CyberWisdom Safe Harbor Commentary on unlock iPhone encryption
Remember the unlocking of a terrorist iPhone behind the massive San Bernardino shooting two years ago between Apple and the FBI in California?
After Apple declined to help FBI access the data on the locked iPhone, the FBI paid $ 1 million to unlock the iPhone 5c for third-party companies
Cellebrite unlocks iPhone encryption
Now it seems that as Cellebrite, an Israeli mobile forensics company, reportedly found ways to unlock almost any iPhone on the market, including the new iPhone X, the federal agency does not seem to have to unlock the iPhone with the iPhone.
Forbes reports Cellebrite, a major security contractor for U.S. law enforcement agencies, claims to have a new hacking tool that unlocks almost any iPhone running iOS 11 and earlier.
Cellebrite states in its own paper [PDF] “Advanced Unlocking and Retrieval Services” that its service can run “Apple iOS devices and operating systems (including iPhone, iPad, iPad mini, iPad Pro and iPod touch) safely to iOS 5 iOS 11 “.
The publication quoted anonymous sources as saying that Cellebrite could unlock the iPhone 8 as well and that Apple’s latest iPhone devices work in much the same safer ways, and the company could undermine the security of the iPhone X.
Cellebrite unlocks other Smartphones encryption
In addition to Apple devices, Cellebrite can also get Google Android smartphones from Samsung (Galaxy and Note series), Alcatel, Google Nexus, HTC, Huawei, LG, Motorola, ZTE and many more.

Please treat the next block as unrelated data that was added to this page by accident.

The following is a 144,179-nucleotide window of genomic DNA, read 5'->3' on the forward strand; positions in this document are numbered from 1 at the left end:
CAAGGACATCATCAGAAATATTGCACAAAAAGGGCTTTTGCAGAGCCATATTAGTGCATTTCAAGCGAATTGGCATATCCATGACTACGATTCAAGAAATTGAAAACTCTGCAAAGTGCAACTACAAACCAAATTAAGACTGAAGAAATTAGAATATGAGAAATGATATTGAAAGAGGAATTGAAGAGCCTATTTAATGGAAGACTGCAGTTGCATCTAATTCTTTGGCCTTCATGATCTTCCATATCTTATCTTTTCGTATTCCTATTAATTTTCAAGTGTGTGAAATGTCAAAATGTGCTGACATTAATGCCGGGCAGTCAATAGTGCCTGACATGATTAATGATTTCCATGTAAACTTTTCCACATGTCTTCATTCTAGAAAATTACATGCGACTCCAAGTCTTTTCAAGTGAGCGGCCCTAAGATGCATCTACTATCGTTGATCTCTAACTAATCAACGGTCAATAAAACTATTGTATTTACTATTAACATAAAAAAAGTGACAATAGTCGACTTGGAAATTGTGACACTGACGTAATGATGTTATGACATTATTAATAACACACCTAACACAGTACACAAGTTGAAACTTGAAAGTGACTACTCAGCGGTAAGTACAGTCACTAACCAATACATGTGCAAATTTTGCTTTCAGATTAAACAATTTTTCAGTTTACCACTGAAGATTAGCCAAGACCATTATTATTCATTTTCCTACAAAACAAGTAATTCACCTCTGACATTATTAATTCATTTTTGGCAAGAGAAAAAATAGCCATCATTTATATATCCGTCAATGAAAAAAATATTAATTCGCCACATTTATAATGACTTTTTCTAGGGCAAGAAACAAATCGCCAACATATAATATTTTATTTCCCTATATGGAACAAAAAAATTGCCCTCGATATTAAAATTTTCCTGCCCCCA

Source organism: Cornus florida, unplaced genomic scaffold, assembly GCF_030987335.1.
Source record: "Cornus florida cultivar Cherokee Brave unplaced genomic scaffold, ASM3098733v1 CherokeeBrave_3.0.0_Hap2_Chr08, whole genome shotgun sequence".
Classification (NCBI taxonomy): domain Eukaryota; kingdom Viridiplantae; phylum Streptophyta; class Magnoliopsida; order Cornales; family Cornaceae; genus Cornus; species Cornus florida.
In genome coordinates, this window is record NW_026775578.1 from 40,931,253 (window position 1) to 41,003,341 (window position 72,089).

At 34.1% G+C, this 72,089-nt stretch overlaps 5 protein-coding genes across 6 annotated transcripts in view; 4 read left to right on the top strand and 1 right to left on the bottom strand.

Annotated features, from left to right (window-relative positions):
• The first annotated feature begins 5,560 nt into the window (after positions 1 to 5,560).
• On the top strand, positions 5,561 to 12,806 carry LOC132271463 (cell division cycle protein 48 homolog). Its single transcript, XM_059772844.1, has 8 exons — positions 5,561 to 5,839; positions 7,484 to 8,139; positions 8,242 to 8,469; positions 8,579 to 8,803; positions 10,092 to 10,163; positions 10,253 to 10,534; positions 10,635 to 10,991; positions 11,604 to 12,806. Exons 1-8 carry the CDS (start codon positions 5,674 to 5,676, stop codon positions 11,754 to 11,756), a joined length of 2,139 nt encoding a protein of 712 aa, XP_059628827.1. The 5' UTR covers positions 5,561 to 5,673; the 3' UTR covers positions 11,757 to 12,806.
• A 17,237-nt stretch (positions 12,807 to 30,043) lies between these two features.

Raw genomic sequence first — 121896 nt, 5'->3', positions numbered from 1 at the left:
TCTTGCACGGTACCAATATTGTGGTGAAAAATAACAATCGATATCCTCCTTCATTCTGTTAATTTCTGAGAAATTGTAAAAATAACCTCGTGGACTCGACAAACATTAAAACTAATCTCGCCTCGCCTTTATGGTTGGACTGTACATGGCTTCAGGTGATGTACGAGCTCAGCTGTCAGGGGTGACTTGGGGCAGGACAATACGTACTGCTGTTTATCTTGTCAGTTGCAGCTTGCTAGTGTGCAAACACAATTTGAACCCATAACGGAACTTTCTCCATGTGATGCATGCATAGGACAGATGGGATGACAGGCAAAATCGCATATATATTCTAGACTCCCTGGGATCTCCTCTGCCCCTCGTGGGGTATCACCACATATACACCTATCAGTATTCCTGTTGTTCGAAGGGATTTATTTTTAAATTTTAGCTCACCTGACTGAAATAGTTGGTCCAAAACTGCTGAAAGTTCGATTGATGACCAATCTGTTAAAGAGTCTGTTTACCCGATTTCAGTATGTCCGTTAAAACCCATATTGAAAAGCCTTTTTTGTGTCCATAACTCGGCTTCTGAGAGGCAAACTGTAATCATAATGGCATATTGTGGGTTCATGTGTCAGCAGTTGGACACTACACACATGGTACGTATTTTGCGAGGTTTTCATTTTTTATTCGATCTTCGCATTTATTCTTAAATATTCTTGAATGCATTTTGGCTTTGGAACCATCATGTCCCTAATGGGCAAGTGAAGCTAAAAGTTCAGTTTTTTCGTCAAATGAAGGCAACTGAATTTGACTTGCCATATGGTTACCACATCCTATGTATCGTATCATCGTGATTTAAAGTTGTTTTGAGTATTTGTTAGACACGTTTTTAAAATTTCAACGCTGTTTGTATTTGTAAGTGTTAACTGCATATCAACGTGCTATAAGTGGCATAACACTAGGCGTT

“Cellebrite Premium Unlock Services is the industry’s only solution for a wide range of complex locks on market-leading devices,” Cellebrite’s literature explains.
“This determines or disables PIN, pattern, password screen lock, or password on the latest Apple iOS and Google Android devices.”
It was reported that in November last year, the Department of Homeland Security managed to put an iPhone X owned by a suspect in arms trafficking, possibly with the help of Cellebrite trained experts.
However, one of the Forbes found a license did not mention the method or technology used by law enforcement agencies into the iPhone X.
Founded in 1999, Cellebrite provides its clients with mobile digital forensics tools and software, including the U.S. government.
One of its main products is the Universal Forensic Extraction Device (UFED), which claims to help investigators extract all data and passwords from their handsets.
Although Cellebrite’s iPhone hacking tools have the potential to affect hundreds of millions of Apple users, Apple also regularly releases software updates and patches.
Therefore, it is advisable to keep the latest status of the device as it is hard to tell whether the company’s hackers are compatible with the latest iOS 11 updates.
Cellebrite and Apple did not immediately comment on the latest report.
Remember the infamous encryption fight between Apple and the FBI for unlocking an iPhone belonging to a terrorist behind the San Bernardino mass shooting that took place two years ago? After Apple refused to help the feds access data on the locked iPhone, the FBI eventually paid over a million dollar to a third-party company for unlocking the shooter’s iPhone 5c. Now, it appears that the Engaging post, Read More…
thumbnail courtesy of thehackernews.com
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